If you’ve missed the discussion on this title so far, do check out the introduction and discussion posts to see what participants have been saying. Though work has been busy and I’ve not had time to respond to everyone or interact as much as I wanted to, I’ve loved following the points that everyone has been making.
Here I’m going to talk a bit about some of my favorite parts of the book, and I hope that you will do the same in the comments! I’d love to discuss further. Remember of course that these are my own thoughts only and I share them not as anything other than my own, and to get discussion started!
I really enjoyed the read, and while I thought it didn’t quite reach her stated goal of being a primer or introduction for those who don’t know about feminism, I think it definitely works well as a book showing an overview to those already familiar with the basics of and reasons for feminism. I like her definition which is short and to the point, and which acknowledges the fact that feminism isn’t about putting women above men, it is about ending sexist oppression – any form of sexist oppression, and that women can be just as sexist as men sometimes. We all need to acknowledge the ways in which we oppress other women, she says, and work to eliminate that in ourselves.
Personally, I just love intersectionality. Nothing gets me as excited as books that deal with them full on and dissect and discuss multiple issues and oppressions – because that is how life is. Life isn’t compartmentalized so how can we theorize as such? I loved the way hooks discusses how feminism needs to consider the intersectionality of other identities and oppressions. I find it hard to understand how you can stand up against one type of injustice while turning a blind eye to others. Clearly if we all stand together we have a much better chance, and we are all suffering in some way be it via sexism, classism, racism, homophobia, or anything else. If we say we don’t care about any issue but the one that affects us, we lose the chance to make allies who can also be there for us when we need support. If we care only about instances where we are oppressed without caring about instances where others suffer similar oppressions, how can we not be seen as being hypocritical in some way, seen as showing that ending oppression isn’t our goal, but rather only furthering our own interests?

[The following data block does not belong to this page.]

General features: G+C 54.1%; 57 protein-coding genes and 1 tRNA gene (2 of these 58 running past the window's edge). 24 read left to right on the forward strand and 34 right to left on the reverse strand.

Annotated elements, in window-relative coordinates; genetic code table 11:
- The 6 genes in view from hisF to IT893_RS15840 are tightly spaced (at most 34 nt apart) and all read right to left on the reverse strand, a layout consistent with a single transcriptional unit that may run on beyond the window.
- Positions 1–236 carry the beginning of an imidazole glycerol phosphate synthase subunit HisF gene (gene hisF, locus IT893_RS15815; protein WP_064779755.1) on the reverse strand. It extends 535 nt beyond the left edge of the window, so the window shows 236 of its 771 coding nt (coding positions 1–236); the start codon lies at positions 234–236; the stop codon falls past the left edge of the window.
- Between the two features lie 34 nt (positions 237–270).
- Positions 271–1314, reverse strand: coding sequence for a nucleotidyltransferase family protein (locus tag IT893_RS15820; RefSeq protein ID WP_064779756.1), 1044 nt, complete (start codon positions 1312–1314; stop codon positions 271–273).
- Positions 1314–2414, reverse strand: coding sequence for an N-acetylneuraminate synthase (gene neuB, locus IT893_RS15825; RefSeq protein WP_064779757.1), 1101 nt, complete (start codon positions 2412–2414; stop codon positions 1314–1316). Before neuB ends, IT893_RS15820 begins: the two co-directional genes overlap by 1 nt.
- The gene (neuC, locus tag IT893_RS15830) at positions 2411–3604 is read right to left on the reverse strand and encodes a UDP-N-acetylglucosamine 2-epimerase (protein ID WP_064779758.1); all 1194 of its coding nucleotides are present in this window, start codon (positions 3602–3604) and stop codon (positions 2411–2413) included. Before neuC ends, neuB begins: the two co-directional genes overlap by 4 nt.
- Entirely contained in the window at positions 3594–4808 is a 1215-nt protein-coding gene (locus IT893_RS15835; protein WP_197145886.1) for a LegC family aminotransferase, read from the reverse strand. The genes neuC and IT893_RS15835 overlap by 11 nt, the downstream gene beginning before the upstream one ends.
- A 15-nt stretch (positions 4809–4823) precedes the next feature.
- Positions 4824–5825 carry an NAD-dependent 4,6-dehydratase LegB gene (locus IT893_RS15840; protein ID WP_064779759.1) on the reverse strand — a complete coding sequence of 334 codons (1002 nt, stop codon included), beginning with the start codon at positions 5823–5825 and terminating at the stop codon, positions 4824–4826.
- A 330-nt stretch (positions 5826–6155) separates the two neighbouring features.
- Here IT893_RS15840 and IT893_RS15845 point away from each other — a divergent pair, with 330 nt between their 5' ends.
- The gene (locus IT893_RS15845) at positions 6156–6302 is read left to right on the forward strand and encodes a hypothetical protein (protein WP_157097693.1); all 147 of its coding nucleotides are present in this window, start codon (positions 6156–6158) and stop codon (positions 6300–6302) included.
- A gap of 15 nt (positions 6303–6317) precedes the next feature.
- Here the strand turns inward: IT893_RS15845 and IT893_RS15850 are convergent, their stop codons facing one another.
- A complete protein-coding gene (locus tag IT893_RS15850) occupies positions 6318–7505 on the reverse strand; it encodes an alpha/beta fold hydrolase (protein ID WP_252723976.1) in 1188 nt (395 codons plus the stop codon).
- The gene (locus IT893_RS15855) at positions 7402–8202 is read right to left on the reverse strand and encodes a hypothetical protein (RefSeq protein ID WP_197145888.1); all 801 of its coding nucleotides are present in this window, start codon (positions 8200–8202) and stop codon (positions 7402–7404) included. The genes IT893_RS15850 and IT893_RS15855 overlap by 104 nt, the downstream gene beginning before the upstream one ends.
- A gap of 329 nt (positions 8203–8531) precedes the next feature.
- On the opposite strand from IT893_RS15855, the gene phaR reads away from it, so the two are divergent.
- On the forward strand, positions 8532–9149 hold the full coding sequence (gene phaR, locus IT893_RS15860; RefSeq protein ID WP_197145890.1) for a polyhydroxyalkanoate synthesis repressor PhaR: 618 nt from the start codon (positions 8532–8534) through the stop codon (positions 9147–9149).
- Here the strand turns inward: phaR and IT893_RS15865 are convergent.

Another part I loved was the section on global feminism and the way hooks discusses the issues inherent in the way that many American women think of feminism around the world, and try to control the discussion and the issues. I’m so glad that through this project we’re learning more about feminism around the world and from various voices. I would agree with what she says too on the importance of consciousness raising groups… while I’ve never been a part of one, discussions online have definitely helped me to see so much more than I would have myself. In fact, perhaps this site functions like that in a way, allowing us all to learn more about various feminist issues and ideas and discuss them together.
bell hooks is an author who seems to always get me thinking. After now reading two of her works I’m looking forward to reading more by her. Anyone have some favorites by her they might recommend to me?
What about you, what was your favorite part of the book? (Also, please leave links to your review in the comments!)